Income and investment funds

An income fund focuses on providing a regular income rather than growth of the capital amount. Income funds are mutual funds where different investor funds are pooled together and invested in stocks, bonds and other securities.

Income funds have long been regarded as consistent reliable performers generating strong levels of income returns. They are an extremely popular investor tool and there is a wide variety of income funds to choose from.

Investment funds are popular because they allow investors to spread the risk and benefit from the expertise of professional fund managers. However, with more and more investment funds to choose from making the right choice can be difficult so it is important to read the small print and speak to a qualified professional if you are not sure.

Related Articles

Property funds are one investment alternative

Property Funds: Are they a good investment?

Property prices in the UK have increased consistently over the last two decades but does investing in property funds offer the same type of opportunity?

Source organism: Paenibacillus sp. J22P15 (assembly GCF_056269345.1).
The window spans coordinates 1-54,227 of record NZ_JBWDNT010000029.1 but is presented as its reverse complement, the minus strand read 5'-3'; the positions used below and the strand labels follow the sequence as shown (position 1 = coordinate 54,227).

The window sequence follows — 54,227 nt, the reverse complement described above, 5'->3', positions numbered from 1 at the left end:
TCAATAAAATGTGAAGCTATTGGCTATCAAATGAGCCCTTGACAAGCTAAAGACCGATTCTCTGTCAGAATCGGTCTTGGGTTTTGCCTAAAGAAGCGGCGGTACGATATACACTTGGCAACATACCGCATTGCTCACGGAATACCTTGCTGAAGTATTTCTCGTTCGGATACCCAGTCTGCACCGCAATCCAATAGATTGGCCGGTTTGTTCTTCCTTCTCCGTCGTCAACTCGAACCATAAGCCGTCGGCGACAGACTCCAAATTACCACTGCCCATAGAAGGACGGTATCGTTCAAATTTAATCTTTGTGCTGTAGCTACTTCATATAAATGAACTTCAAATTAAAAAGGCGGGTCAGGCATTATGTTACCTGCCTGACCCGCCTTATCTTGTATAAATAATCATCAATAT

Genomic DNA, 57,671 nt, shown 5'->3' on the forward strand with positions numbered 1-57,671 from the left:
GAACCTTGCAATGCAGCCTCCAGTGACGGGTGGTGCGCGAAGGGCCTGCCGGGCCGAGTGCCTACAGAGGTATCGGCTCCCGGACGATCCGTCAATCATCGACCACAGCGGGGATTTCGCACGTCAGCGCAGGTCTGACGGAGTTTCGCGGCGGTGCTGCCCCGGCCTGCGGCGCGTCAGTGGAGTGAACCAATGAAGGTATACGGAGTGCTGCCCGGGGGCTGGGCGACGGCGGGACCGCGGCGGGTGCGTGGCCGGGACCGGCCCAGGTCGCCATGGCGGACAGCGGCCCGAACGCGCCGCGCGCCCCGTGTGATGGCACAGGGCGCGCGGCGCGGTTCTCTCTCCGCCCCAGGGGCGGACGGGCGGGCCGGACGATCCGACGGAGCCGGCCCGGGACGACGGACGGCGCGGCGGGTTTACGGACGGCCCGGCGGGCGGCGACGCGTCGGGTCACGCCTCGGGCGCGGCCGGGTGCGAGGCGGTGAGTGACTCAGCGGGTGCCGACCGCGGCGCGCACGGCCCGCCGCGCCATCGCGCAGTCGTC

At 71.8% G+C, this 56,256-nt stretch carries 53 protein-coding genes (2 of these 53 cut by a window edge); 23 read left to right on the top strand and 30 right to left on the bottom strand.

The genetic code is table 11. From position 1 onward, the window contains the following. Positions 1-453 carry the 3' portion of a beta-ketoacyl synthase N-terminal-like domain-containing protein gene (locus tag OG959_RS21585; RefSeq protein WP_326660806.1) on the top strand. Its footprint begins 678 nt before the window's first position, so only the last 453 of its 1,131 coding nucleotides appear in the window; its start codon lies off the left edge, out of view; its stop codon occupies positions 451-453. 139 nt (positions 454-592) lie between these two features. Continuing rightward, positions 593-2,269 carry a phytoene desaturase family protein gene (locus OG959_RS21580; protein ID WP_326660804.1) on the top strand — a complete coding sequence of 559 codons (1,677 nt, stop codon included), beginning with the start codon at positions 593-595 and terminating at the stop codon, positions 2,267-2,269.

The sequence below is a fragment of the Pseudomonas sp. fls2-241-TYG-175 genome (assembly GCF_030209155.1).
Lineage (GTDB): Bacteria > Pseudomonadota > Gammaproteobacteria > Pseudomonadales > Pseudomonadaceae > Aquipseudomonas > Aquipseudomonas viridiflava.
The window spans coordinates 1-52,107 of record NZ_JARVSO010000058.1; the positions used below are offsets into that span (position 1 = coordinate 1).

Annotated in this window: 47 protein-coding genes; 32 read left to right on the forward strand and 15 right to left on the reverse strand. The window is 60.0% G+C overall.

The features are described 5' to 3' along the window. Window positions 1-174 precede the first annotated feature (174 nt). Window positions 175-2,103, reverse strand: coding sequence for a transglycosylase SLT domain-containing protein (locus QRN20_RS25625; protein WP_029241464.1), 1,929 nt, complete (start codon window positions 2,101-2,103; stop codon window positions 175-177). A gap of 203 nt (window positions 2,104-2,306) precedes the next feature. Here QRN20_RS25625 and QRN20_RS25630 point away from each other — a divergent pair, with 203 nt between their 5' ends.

New investment funds from Nationwide

New investment funds from Nationwide

Investors may find Nationwide Building Society offers them improved choice as it has unveiled three new investment funds – the BlackRock UK Income Fund, Newton Balanced Fund and First State Global Resources Fund.

17 per cent of British workers will struggle financially before payday arrives

17% of people run out of funds 3 weeks into the month

Some 17 per cent of British workers will struggle to pay for daily spending after the three-week mark in a month, according to new research

EEF is urging firms to invest

EEF upgrades economic forecast but urges more investment

Manufacturing organisation EEF has upgraded its forecast for UK economic growth but warns that to keep the momentum going more investment is needed in the manufacturing sector.

Archbishop Welby has stated an inquiry will occur into the matter

Welby embarrassed by Church's indirect Wonga investment

The Church of England has faced an embarrassing blow after it emerged that it may have indirectly invested in online lender Wonga.

See more related articles

Newsletter sign up


In addition to the weekly newsletter, which areas of finance would you like to hear from us about:

Tick this box if you would like us to send you promotions from carefully selected third parties.

By signing-up you agree to the terms of use and privacy policy.

sign-up button

Get the latest information on: